January 28, 2016 By: Teresa Osborne, Secretary of Aging SHARE Email Facebook Twitter BLOG: Helping Older Pennsylvanians During Winter’s Worst Like Governor Tom Wolf on Facebook: Facebook.com/GovernorWolf PSA, Seniors, The Blog, Weather Safety Though its impact is still being felt in communities and neighborhoods across Pennsylvania, one of the worst winter storms in the history of the commonwealth did not disturb the commitment of scores of social and health care workers who care for older Pennsylvanians.From hospitals and nursing homes, to personal care homes and group homes, direct care workers, cooks, dietary aides, nurses, and support staff from various other facility departments worked around the clock to make certain that residents who rely on them for care and shelter were tended to before, during, and after the storm.Administrators from facilities most directly impacted by the storm have shared countless stories hailing these often unsung heroes who left the solace of their own homes to ensure that their facility’s patients or residents would be safe, cared for and comfortable.One such story involved an 18-year-old high school senior, Elsie McCarthy, who walked two miles so that she could be at her job at a Harrisburg-based assisted living community, ensuring that breakfast, lunch, and dinner was prepared, served, and cleared without interruption. Because of the dedication of workers like Ms. McCarthy, those who reside in such facilities don’t have to worry about having enough food or shoveling snow.I would also like to praise our local area agencies on aging, who ensured that extra meals were delivered and extra wellness checks were made. In one local community, the area agency on aging director calmed the fears of an out-of-town son by ensuring that his elderly mother’s pilot light was functioning and the vent pipe on her roof was clear of snow.This winter, the PA Department of Aging is reminding Pennsylvanians that while these dedicated workers have kept care facilities running, the majority of older adults who live on their own must practice caution and safety on their own accord when winter storms wreak havoc.While age alone does not make a person vulnerable or compromised in their capacity to respond to and recover from such storms, there is a correlation between advancing age and the likelihood of having special needs, such as being house-bound or socially isolated, having impaired mobility, or being reliant upon nursing, home health care or food from aging service providers or volunteer agencies. These needs increase frailty and thus heighten the need for an elderly citizen’s community to be good neighbors.There have been numerous incredible examples of neighbors stepping up to support each other. When severe weather strikes, being a good neighbor can help save a life.Here are some tips for checking on your elderly neighbors during winter weather:Take a few minutes to shovel out their driveway and sidewalks and clear the front of all the doors, so that even if the elderly occupant does not need to get out, if need be, medical personnel, home health workers, or volunteers can get in. If they have a car, offer to clean off the snow, start it up, and let it run for a few minutes.Engage in a conversation with your elderly neighbors. Ask them if their smoke and carbon monoxide detectors work and if they have an adequate supply of oil, batteries, water, food, and medications. If you are headed to the market, call and ask if you can pick anything up for them.Knock on the door of those you may not have seen out and about during and after the storm. Sometimes a quick check-in can make a big difference — for safety or for those who may be lonely.As we witnessed throughout the commonwealth during and after this weekend’s blizzard, facility and home based health and direct care workers, area agency on aging staff, and community neighbors did a tremendous job to care for Pennsylvania’s seniors, despite the extreme forces of Mother Nature. I thank them for their vigilance and commitment as together we strive to enable, empower, serve, and protect older Pennsylvanians.
USC received a $200,000 grant from the Fogarty International Center of the National Institutes of Health to begin planning a new Global Environmental and Occupational Health hub in Ethiopia.Along with Addis Ababa University’s School of Public Health, the Department of Preventative Medicine at the Keck School of Medicine and the USC Institute of Global Health will spend the next two years working closely with their Ethiopian collaborators to plan a center that will investigate health problems stemming from environmental issues.The National Institute of Health is a part of the U.S. Department of Health and Human Services and gives out many research grants, whereas the Fogarty International Center specializes in partnering the U.S. and foreign countries to conduct research on global health.Jonathan Samet, director of the USC Institute for Global Health, is a co-principal investigator for the project along with Professor Kiros Berhane, who is originally from Ethiopia. Samet said the team had “been looking to develop collaboration in Ethiopia,” partly because of Berhane’s roots.The two have been applying for grants for about a year and a half now for funding to establish the first GEOHealth hub.The next year will be spent making trips to Ethiopia to collaborators there, holding a workshop for stakeholders and identify what the high-priority projects are.“By the middle of year one we will put together a grand proposal to establishing the full GEOHealth hub,” Berhane said.In the second year of grant funding, the other three countries that are involved in the project — Uganda, Kenya and Rwanda — will be invited to help plan the hub.“I think what’s unique about this is that[it is] … an initiative funded by the National Institute of Health that we hope will lead on to the development of a larger center,” Samet said.Since the GEOHealth hub is still in early stages there are little opportunities for student involvement at the present moment, but organizers said this will soon change. Once up and running, the hub will provide opportunities for students in a variety of fields such as medicine and the sciences.Berhane also emphasized that the hub will be very “interdisciplinary,” as it involves “experts from climate change, from the healths, from exposure assessment and from some engineering aspects,” and therefore it might appeal to a variety of students, not just ones at Keck.Julie Paul, an undergraduate student majoring in Spanish, said she believes the health hub will benefit both students at USC and those in Ethiopia.“As someone who wants to eventually go to medical school, I think this project would be a cool thing to be involved in in a few years, and also is great for the people in Ethiopia who it will benefit,” Paul said.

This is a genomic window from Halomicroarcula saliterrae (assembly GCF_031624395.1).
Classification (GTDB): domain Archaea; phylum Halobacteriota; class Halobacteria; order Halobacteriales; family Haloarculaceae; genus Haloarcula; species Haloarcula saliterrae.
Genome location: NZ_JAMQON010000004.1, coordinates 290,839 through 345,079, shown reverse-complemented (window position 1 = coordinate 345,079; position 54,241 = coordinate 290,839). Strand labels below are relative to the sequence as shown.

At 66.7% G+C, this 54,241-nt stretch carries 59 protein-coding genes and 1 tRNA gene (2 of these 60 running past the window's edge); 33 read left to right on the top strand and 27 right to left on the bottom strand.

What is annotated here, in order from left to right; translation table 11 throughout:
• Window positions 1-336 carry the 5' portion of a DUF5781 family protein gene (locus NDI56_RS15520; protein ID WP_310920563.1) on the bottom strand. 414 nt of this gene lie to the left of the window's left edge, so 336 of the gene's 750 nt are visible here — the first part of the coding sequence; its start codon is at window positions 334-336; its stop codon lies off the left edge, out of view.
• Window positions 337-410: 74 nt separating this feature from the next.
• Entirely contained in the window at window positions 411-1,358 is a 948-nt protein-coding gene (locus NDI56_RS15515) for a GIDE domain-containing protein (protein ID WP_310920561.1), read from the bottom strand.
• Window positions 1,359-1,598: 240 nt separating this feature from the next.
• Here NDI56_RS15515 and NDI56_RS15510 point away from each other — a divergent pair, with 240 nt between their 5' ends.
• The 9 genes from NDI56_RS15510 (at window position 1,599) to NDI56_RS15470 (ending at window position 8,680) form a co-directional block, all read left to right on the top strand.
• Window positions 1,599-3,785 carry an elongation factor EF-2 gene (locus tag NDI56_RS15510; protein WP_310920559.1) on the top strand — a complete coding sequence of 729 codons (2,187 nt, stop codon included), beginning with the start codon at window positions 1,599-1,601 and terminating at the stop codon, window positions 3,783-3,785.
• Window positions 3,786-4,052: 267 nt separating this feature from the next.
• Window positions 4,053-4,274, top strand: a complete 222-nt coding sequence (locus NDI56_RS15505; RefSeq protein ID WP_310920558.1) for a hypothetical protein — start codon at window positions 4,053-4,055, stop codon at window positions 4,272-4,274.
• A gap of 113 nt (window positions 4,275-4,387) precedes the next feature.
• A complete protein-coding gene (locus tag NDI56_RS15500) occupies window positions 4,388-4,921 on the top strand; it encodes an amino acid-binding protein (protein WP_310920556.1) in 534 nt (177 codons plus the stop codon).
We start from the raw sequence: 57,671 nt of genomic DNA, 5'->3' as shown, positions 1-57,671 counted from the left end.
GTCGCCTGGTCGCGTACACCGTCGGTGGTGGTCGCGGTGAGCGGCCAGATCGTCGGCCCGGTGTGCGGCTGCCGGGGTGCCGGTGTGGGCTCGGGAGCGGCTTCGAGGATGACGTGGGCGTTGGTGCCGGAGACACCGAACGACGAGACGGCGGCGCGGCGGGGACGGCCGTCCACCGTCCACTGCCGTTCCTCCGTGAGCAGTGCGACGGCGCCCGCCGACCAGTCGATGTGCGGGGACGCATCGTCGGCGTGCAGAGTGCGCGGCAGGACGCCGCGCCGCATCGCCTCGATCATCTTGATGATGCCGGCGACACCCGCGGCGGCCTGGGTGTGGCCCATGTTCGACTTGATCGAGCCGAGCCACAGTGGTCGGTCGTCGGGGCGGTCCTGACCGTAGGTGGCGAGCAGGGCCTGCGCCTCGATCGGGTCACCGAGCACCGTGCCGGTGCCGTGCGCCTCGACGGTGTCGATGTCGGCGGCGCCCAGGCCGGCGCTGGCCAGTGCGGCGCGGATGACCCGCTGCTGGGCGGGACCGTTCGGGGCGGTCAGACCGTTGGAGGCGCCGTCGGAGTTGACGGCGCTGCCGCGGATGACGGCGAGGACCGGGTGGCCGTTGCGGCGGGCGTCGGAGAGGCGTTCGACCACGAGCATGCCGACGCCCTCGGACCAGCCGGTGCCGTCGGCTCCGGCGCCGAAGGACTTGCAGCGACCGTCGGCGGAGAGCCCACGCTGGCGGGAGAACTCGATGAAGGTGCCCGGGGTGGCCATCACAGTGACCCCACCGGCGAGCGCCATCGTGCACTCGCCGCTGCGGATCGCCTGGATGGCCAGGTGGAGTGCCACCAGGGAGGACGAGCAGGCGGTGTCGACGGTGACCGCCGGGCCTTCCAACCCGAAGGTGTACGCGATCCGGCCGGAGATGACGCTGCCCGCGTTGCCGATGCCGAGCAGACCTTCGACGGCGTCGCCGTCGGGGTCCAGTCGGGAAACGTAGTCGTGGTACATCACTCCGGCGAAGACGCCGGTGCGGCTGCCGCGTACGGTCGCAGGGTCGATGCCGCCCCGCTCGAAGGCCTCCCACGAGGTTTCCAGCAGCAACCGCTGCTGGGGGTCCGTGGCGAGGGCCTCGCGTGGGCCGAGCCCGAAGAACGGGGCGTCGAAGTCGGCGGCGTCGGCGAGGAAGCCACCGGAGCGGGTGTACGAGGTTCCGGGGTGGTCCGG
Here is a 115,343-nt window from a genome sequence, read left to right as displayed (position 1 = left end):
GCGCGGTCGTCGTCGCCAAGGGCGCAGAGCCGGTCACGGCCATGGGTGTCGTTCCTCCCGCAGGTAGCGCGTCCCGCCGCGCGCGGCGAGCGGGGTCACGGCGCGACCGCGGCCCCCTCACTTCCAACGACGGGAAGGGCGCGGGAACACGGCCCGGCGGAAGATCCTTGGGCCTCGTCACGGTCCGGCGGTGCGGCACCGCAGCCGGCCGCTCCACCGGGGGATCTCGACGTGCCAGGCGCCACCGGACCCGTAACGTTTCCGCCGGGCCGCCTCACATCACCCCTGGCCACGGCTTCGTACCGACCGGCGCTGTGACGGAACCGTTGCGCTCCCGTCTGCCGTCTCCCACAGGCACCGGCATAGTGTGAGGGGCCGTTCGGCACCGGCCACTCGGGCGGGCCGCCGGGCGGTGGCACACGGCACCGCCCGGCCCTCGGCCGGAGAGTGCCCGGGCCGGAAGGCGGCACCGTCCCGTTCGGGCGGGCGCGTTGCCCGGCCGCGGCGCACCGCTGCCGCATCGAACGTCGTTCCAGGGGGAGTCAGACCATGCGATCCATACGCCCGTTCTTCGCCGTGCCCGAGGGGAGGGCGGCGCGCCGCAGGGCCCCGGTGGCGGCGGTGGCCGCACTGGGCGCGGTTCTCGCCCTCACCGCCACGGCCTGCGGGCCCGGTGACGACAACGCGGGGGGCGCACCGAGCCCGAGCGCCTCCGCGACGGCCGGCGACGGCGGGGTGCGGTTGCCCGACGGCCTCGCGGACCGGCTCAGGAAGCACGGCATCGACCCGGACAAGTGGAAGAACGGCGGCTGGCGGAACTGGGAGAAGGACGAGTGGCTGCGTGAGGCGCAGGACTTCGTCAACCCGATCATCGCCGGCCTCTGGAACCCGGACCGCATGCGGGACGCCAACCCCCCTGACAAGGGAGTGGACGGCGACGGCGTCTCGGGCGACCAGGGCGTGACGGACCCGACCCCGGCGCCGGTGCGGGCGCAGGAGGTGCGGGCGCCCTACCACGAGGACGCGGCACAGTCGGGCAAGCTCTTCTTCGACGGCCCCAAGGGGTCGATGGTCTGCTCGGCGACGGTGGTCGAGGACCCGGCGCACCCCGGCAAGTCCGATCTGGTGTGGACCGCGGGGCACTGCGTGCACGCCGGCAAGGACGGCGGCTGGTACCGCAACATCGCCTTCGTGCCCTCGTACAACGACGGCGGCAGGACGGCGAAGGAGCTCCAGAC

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Image Courtesy: Reuters/Twitter(@BLACKCAPS)Advertisement Team India has succumbed to another defeat in the final match of the Test series against New Zealand, as the hosts clinch a 2-0 victory. Another failure of the batting order, and Virat Kohli and his squad have suffered an embarrassing defeat in the 3rd day of the game today, winding up their lengthy tour of the Kiwis to a shameful conclusion. Bundling out the visitors by 124, New Zealand chased down the target with 7 wickets at hand today in Christchurch.Advertisement Image Courtesy: Reuters/Twitter(@BLACKCAPS)With Hanuma Vihari and Rishabh Pant on strike, India resumed their score of 97 for 6 from tomorrow, but couldn’t battle it out against an overwhelming Kiwi bowling squad. Both Vihari (9) and Pant (4) saw early dismissals, and tail enders Mohammed Shami and Jasprit Bumrah had the same fate. However, Ravindra Jadeja, who set the Hagnely Oval on a frenzy after that superhuman catch yesterday, made an effort of 16, with one boundary and one over boundary, keeping his strike till the end.The Black Caps pacer duo Tim Southee and Trent Boult continued their hunt, as they picked up a total of 7 wickets. Boult dismissed Pant to make it his fourth wicket of the match, and Southee completed a triple strike, picking Vihari and Shami today.Advertisement With a target set of 132, the New Zealand openers Tom Latham and Tom Blundell started the chase with brilliant double fifties. Latham scored 52, including ten fours, and Blundell landed a 55, consisting of eight boundaries and a single six.The opening duo’s stunning efforts already sealed New Zealand’s victory, as even low scores from the middle order batsmen had the hosts winning the match. Skipper Kane Williamson, who’s bad form continues in the series, scored only five, equal to Ross Taylor and Henry Nicholls, who both kept their strike till the end of the chase.Advertisement Umesh Yadav, who is in the squad as a replacement for Ishant Sharma, picked Latham’s wicket. Bumrah secured two wickets, dismissing Blundell and Williamson.In the post match interview, a gloomy Kohli lamented for the team not being up to the mark.“We accept it upfront and if we have to win away from home, we have to do that. No excuses, just learning moving forward. In Tests, we weren’t able to play the cricket we wanted to,” the 31 year old told reporters.While praising the bowlers who had an appreciable performance across the two Tests, Kohli stated that the batsmen didn’t do justice to their bowling counterparts.“Disappointing, have to go back to the drawing board and correct things going forward,” the Men in Blue captain concluded.Also read-Here’s how Ravindra Jadeja reacted to his gravity defying catch against New ZealandDoes Ravi Shastri need to be replaced for team India to do better in overseas conditions? Advertisement